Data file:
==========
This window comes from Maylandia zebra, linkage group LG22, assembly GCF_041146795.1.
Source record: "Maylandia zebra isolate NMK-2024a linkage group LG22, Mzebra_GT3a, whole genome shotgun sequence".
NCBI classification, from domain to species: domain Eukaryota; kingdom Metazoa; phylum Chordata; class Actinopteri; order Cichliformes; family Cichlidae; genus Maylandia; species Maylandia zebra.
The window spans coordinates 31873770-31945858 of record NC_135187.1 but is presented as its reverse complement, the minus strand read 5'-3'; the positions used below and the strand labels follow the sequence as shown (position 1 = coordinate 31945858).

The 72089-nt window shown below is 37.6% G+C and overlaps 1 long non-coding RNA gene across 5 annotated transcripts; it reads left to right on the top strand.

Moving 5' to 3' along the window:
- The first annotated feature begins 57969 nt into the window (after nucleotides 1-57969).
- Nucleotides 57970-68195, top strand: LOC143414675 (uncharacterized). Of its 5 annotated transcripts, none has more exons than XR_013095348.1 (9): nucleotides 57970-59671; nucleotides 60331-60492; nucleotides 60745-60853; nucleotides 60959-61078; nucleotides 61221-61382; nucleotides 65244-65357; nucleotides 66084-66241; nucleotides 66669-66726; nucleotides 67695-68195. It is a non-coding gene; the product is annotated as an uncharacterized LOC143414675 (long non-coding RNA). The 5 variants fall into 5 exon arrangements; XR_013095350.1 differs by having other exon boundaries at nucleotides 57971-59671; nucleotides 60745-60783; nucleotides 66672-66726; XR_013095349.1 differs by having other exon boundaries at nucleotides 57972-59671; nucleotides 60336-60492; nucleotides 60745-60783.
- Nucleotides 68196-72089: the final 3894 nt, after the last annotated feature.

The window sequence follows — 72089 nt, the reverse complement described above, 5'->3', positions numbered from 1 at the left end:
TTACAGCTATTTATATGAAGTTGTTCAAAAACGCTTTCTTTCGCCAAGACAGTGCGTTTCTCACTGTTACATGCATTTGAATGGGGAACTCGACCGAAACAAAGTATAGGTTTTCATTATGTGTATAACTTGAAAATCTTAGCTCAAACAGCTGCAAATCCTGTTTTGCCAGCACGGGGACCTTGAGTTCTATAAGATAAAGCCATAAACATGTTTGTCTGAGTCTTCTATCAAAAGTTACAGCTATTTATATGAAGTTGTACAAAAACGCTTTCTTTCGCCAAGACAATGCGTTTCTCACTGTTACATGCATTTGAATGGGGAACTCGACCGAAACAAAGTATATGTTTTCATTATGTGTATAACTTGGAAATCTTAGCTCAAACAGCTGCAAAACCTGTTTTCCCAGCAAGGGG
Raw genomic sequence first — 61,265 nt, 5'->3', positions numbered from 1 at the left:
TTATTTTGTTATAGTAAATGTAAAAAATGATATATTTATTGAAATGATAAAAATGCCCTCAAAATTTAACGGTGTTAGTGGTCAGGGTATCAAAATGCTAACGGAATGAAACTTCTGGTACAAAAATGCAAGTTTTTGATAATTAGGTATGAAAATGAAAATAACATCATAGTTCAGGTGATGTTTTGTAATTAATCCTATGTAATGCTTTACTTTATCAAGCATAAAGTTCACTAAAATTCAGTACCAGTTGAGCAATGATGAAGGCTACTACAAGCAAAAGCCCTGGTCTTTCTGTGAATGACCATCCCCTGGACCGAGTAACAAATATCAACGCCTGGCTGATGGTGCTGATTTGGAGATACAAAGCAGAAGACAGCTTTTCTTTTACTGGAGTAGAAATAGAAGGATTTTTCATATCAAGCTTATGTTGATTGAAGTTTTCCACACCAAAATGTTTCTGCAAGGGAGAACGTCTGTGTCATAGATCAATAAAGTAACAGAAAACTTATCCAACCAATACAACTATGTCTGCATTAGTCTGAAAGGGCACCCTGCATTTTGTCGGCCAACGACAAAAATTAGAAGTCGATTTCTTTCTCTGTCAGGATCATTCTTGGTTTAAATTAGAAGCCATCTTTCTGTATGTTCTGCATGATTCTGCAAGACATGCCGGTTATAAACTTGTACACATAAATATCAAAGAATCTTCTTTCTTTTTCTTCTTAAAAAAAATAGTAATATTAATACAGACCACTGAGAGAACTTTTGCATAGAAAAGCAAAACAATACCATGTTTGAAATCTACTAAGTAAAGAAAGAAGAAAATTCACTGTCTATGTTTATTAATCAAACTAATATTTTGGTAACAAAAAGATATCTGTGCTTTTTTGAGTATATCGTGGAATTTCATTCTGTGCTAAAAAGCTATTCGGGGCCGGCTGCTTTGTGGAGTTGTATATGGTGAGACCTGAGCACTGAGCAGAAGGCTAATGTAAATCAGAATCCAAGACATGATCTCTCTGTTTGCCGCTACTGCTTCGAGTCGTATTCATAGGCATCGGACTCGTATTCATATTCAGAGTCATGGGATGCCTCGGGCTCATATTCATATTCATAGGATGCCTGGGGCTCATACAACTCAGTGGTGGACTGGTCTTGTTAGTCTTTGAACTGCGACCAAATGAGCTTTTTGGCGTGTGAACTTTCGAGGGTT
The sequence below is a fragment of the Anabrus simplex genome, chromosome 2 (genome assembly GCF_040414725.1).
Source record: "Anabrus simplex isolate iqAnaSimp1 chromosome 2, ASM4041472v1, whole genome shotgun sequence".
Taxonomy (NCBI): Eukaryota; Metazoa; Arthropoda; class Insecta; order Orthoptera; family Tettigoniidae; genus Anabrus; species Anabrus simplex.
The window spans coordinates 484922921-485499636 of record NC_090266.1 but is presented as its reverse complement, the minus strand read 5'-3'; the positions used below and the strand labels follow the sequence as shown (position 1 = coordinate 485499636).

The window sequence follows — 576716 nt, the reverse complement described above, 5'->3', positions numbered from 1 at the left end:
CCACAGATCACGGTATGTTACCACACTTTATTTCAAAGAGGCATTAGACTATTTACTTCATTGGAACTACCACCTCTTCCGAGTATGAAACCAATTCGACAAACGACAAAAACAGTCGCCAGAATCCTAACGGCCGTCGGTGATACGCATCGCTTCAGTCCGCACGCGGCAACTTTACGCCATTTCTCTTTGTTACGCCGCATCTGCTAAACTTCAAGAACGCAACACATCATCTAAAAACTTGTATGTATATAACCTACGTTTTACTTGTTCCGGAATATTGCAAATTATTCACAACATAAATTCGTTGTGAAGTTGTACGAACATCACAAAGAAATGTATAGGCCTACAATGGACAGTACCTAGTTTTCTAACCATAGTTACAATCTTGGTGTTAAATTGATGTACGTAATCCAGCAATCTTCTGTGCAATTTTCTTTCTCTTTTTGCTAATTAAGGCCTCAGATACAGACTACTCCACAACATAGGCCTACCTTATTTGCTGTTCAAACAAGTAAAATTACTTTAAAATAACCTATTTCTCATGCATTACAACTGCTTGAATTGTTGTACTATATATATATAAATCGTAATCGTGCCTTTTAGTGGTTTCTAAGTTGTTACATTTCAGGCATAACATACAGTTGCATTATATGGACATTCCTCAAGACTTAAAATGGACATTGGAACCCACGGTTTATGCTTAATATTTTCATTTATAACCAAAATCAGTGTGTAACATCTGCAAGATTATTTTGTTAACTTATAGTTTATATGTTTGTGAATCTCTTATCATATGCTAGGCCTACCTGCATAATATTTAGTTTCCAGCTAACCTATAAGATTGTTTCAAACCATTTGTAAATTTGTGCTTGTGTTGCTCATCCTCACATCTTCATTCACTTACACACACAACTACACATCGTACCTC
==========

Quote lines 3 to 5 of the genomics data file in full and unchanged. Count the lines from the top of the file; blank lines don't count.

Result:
NCBI classification, from domain to species: domain Eukaryota; kingdom Metazoa; phylum Chordata; class Actinopteri; order Cichliformes; family Cichlidae; genus Maylandia; species Maylandia zebra.
The window spans coordinates 31873770-31945858 of record NC_135187.1 but is presented as its reverse complement, the minus strand read 5'-3'; the positions used below and the strand labels follow the sequence as shown (position 1 = coordinate 31945858).

The 72089-nt window shown below is 37.6% G+C and overlaps 1 long non-coding RNA gene across 5 annotated transcripts; it reads left to right on the top strand.